Niven is good as the talkative, blowhardish bore of a military man, and even if he goes a bit broad in his pathos, and the despair and loneliness and awkwardness, he does so in a way that reads as genuine. When you see him, you’ll actually believe you’ve met this guy before, or at least someone just like him.
Curiously, while Niven won the Best Actor Oscar, over the likes of Paul Newman and Sidney Poitier, he doesn’t actually play the leading role in the film. Honestly, nobody does. Rather, every one of the principle cast has about the same amount of screen time and not one is on screen from beginning to end – indeed, there are long stretches where they are all absent. But Niven’s role is nominally the lead because his story – the conviction for being annoying – is the central conflict of the film. Even when he’s off stage, they’re basically talking about him.
Kerr also reads as genuine as the browbeaten daughter, more accustomed to being run down than actually standing up for herself, even as she wants nothing more from life that to stand up and live her own life.
Hiller is lovely as the hotelier. Quietly strong and commanding, and even as she is in control of herself at all times, you can see the emotion roiling just beneath the surface.
Hayworth is good as the aging fashion model and even at 40 she was still a beautiful woman. This is not to say she’s as flawless as she was as a young actress, because she’s not. No 40-year-old is. Rather, it’s those hints of age and worldliness, that poise and self-confidence that makes her beautiful, easily more-attractive than the flawless skin of women half as old.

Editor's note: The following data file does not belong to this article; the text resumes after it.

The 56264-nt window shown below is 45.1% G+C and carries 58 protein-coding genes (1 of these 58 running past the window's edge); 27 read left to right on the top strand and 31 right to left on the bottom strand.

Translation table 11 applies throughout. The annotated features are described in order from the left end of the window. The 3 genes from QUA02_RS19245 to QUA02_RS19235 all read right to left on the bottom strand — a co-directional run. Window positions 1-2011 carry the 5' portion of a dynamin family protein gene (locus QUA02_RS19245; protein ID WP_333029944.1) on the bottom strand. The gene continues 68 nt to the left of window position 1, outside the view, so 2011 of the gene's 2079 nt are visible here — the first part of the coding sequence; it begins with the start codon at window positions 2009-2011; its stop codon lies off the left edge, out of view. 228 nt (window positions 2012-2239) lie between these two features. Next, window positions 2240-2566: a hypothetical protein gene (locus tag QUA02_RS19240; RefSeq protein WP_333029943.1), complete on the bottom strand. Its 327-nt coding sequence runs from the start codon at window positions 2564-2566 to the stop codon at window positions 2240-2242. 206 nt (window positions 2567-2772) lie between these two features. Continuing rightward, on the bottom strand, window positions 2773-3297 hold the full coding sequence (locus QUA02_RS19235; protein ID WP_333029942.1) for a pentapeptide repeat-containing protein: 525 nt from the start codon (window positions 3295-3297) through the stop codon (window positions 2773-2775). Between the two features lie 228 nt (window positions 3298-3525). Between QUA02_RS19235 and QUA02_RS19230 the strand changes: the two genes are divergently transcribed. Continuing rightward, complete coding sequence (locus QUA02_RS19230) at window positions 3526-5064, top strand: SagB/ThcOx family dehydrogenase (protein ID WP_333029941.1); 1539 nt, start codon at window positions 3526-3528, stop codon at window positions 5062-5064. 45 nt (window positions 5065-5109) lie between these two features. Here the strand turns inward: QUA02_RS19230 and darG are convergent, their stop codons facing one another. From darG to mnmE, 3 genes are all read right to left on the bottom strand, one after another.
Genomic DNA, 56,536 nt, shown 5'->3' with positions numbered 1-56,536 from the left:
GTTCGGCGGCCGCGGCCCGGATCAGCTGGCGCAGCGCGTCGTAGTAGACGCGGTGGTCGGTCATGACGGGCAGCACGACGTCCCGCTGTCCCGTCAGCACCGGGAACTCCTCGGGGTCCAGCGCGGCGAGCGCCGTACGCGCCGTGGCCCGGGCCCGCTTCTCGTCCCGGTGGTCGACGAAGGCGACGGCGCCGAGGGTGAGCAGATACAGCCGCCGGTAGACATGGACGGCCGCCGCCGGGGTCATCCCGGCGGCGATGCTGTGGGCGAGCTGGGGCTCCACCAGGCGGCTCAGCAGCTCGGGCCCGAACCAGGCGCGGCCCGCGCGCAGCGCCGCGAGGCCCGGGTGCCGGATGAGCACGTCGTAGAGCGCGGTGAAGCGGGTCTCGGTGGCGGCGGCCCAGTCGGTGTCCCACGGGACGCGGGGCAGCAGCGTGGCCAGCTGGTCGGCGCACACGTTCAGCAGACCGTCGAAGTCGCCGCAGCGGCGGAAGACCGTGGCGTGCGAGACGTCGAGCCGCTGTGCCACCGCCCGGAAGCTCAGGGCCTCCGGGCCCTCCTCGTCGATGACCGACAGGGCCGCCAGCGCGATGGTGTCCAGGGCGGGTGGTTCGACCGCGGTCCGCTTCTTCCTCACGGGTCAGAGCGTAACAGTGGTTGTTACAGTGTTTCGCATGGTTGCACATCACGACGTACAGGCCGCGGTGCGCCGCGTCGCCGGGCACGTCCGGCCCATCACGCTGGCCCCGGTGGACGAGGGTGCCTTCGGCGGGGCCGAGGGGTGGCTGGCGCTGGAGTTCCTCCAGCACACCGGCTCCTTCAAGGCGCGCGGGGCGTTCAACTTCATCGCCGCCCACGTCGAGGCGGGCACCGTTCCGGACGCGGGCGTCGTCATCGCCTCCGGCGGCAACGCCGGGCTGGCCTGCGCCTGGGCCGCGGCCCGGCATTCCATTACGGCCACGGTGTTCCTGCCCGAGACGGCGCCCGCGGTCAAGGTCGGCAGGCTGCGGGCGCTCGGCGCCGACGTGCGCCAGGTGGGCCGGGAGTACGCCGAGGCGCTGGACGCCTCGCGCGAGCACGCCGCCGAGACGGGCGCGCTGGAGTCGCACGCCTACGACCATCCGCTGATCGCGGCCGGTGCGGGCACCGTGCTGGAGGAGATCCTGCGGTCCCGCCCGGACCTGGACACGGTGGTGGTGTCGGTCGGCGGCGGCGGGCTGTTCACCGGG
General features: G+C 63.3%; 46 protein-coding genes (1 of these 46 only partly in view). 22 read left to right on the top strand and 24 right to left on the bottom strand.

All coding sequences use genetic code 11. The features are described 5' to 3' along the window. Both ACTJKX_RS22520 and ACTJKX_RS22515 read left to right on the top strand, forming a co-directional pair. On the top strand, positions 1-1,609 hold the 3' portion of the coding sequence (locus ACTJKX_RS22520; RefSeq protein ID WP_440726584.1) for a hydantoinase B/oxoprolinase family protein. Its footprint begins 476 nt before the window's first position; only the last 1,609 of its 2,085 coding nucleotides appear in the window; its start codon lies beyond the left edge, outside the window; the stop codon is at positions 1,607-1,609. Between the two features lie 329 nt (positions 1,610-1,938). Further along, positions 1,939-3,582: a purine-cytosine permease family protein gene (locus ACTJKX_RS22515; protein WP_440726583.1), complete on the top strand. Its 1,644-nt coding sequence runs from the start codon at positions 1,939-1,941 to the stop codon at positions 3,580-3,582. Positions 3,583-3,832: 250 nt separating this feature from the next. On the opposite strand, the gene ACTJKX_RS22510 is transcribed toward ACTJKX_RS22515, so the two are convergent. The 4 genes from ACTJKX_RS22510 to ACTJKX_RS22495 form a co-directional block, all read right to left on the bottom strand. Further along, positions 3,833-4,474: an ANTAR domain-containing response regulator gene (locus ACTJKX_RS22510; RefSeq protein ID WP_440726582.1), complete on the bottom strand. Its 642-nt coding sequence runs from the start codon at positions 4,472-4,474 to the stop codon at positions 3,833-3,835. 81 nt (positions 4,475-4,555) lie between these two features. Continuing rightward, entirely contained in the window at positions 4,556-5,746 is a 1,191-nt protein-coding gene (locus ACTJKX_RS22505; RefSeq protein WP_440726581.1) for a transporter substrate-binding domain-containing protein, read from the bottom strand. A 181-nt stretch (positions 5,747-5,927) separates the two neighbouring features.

Lancaster is great. Flippant and icy and cutting, but always in that stand-up Burt-Lancaster-way – if you’ve seen Lancaster in anything before, you know what you’re getting.
The true standout – the quiet hero of the piece – is Gladys Cooper as Kerr’s mother. She perfectly embodies the snooty, superior busybody who isn’t above blowing up anthills into mountains to get her way. In her career Cooper seemed to specialize in this role a bit, and so maybe by 1958 the Academy had seen enough of her shtick to not be interested in giving it an Oscar. I, on the other hand, am not tired of seeing her shtick, and she simply crushes it.
Separate Tables was based on a pair of one-act plays, combined and expanded for the film. Given the way they were filmed, it’s fair that Delbert Mann was overlooked for a Best Director nom – his direction is pedestrian and bland and does little to open the story up visually, or to divert attention from the fact that he’s basically produced a filmed play. Reinforcing this is that every bit of the film takes place on obvious sets – including exteriors – with cinematography flat and moodless. In every way, the film is born more from Mann’s work in television than any great achievement in cinema, and it shows.
While the script itself was fine – the stories compel – it shaded a bit too much toward the obvious to be truly great. If you didn’t get the point that the film is about loneliness, the text makes sure to tell it to you at least twice.
Better than Best?
As down as I can be on Separate Tables, it is easily better than the Best Picture winner of 1958 – Gigi. That was a movie I simply loathed, for all sorts of reasons, and which I’m not going to go into here. Needless to say, while Separate Tables was better than Gigi, it still runs behind such other 1958 films as The Big Country, Mon Oncle, and Vertigo. Again, it’s a case of being better than the best, but not best yourself.
In this day and age, where smoking is now banned in most public spaces, it’s pretty glaring just how much smoking there is in films from bygone eras – it’s everywhere. Like restaurants and bars, Given how often most movie characters light up, and all the places they light up, I shudder to think what the world smelled like 50 years ago. Was there anyplace that didn’t stink like an ashtray?
See the rest of the Also Rans Project here.